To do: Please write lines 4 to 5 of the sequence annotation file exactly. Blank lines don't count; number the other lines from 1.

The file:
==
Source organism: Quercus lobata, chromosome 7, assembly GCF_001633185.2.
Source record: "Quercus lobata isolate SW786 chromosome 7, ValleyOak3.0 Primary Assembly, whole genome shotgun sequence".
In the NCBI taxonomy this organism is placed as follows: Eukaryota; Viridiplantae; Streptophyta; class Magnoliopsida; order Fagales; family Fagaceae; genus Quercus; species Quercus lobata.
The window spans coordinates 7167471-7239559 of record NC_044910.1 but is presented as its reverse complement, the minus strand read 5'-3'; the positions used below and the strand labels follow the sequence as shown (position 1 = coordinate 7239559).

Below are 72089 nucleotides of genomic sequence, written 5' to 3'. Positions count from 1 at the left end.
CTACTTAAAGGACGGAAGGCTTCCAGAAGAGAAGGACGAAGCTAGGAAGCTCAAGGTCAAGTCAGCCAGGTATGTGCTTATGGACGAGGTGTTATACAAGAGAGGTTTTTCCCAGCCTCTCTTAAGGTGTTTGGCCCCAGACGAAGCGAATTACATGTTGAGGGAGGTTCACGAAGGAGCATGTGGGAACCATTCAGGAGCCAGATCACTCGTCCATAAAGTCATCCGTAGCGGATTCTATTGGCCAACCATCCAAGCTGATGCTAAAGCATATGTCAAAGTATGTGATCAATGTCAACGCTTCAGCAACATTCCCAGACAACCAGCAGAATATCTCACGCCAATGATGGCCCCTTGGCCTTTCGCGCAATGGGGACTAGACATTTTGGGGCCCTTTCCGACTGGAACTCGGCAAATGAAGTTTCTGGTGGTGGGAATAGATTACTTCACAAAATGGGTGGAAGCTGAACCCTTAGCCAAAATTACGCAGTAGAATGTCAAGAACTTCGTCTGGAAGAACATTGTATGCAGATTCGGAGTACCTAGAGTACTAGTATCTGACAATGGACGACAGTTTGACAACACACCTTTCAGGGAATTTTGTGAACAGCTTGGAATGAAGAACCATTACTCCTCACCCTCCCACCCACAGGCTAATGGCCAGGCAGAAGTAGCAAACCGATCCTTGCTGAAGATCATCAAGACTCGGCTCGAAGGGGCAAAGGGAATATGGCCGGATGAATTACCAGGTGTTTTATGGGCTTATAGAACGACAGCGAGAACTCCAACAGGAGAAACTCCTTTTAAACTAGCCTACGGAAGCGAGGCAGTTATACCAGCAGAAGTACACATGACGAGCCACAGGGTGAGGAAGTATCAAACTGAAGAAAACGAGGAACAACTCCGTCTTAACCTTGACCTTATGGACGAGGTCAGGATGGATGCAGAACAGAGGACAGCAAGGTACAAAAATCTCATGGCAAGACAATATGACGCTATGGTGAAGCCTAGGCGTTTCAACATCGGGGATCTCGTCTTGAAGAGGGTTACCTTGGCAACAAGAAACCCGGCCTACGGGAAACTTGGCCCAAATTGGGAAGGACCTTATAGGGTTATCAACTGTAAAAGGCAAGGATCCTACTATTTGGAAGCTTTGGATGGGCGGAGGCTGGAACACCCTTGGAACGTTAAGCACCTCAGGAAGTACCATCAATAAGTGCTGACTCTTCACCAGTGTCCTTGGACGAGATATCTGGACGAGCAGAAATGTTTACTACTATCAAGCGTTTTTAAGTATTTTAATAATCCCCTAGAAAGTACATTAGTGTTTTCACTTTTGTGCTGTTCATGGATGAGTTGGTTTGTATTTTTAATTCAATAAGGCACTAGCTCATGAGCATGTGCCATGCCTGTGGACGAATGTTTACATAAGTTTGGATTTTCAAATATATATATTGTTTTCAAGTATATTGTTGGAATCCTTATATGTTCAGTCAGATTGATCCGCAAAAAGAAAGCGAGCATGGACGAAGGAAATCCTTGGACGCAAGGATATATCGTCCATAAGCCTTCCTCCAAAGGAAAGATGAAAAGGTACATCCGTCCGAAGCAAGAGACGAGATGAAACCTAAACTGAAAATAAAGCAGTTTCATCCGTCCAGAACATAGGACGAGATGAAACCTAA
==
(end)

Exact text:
The window spans coordinates 7167471-7239559 of record NC_044910.1 but is presented as its reverse complement, the minus strand read 5'-3'; the positions used below and the strand labels follow the sequence as shown (position 1 = coordinate 7239559).

Below are 72089 nucleotides of genomic sequence, written 5' to 3'. Positions count from 1 at the left end.